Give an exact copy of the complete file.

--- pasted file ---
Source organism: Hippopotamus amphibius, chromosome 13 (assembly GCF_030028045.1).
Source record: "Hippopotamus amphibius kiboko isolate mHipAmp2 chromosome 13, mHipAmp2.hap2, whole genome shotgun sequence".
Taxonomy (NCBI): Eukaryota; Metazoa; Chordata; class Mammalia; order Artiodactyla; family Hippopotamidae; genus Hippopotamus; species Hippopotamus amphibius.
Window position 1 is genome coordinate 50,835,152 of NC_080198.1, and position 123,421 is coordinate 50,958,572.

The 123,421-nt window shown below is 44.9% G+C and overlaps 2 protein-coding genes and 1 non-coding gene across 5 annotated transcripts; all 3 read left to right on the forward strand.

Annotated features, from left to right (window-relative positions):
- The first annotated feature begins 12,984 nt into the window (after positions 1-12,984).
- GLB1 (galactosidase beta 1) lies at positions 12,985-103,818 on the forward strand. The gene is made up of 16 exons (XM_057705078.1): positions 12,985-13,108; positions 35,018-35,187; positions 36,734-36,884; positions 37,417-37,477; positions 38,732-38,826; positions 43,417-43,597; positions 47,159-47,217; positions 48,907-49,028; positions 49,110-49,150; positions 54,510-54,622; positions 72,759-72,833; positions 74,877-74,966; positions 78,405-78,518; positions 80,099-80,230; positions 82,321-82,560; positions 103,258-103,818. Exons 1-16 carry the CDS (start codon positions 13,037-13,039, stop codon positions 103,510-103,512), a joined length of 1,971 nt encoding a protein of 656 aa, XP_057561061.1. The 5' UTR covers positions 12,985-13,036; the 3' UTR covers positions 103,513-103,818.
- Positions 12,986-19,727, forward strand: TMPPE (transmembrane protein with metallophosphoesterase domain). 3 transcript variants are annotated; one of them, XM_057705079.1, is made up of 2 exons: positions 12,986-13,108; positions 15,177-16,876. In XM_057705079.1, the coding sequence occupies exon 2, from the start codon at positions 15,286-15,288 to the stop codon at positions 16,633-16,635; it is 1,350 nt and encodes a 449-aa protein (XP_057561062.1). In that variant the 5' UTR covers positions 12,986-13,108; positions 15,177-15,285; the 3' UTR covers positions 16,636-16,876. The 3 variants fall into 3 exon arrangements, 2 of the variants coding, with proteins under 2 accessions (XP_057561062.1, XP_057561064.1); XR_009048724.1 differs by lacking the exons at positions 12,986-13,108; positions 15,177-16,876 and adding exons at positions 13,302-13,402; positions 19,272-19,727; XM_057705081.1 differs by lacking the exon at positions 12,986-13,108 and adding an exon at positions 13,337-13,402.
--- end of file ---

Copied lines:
Source organism: Hippopotamus amphibius, chromosome 13 (assembly GCF_030028045.1).
Source record: "Hippopotamus amphibius kiboko isolate mHipAmp2 chromosome 13, mHipAmp2.hap2, whole genome shotgun sequence".
Taxonomy (NCBI): Eukaryota; Metazoa; Chordata; class Mammalia; order Artiodactyla; family Hippopotamidae; genus Hippopotamus; species Hippopotamus amphibius.
Window position 1 is genome coordinate 50,835,152 of NC_080198.1, and position 123,421 is coordinate 50,958,572.

The 123,421-nt window shown below is 44.9% G+C and overlaps 2 protein-coding genes and 1 non-coding gene across 5 annotated transcripts; all 3 read left to right on the forward strand.

Annotated features, from left to right (window-relative positions):
- The first annotated feature begins 12,984 nt into the window (after positions 1-12,984).
- GLB1 (galactosidase beta 1) lies at positions 12,985-103,818 on the forward strand. The gene is made up of 16 exons (XM_057705078.1): positions 12,985-13,108; positions 35,018-35,187; positions 36,734-36,884; positions 37,417-37,477; positions 38,732-38,826; positions 43,417-43,597; positions 47,159-47,217; positions 48,907-49,028; positions 49,110-49,150; positions 54,510-54,622; positions 72,759-72,833; positions 74,877-74,966; positions 78,405-78,518; positions 80,099-80,230; positions 82,321-82,560; positions 103,258-103,818. Exons 1-16 carry the CDS (start codon positions 13,037-13,039, stop codon positions 103,510-103,512), a joined length of 1,971 nt encoding a protein of 656 aa, XP_057561061.1. The 5' UTR covers positions 12,985-13,036; the 3' UTR covers positions 103,513-103,818.
- Positions 12,986-19,727, forward strand: TMPPE (transmembrane protein with metallophosphoesterase domain). 3 transcript variants are annotated; one of them, XM_057705079.1, is made up of 2 exons: positions 12,986-13,108; positions 15,177-16,876. In XM_057705079.1, the coding sequence occupies exon 2, from the start codon at positions 15,286-15,288 to the stop codon at positions 16,633-16,635; it is 1,350 nt and encodes a 449-aa protein (XP_057561062.1). In that variant the 5' UTR covers positions 12,986-13,108; positions 15,177-15,285; the 3' UTR covers positions 16,636-16,876. The 3 variants fall into 3 exon arrangements, 2 of the variants coding, with proteins under 2 accessions (XP_057561062.1, XP_057561064.1); XR_009048724.1 differs by lacking the exons at positions 12,986-13,108; positions 15,177-16,876 and adding exons at positions 13,302-13,402; positions 19,272-19,727; XM_057705081.1 differs by lacking the exon at positions 12,986-13,108 and adding an exon at positions 13,337-13,402.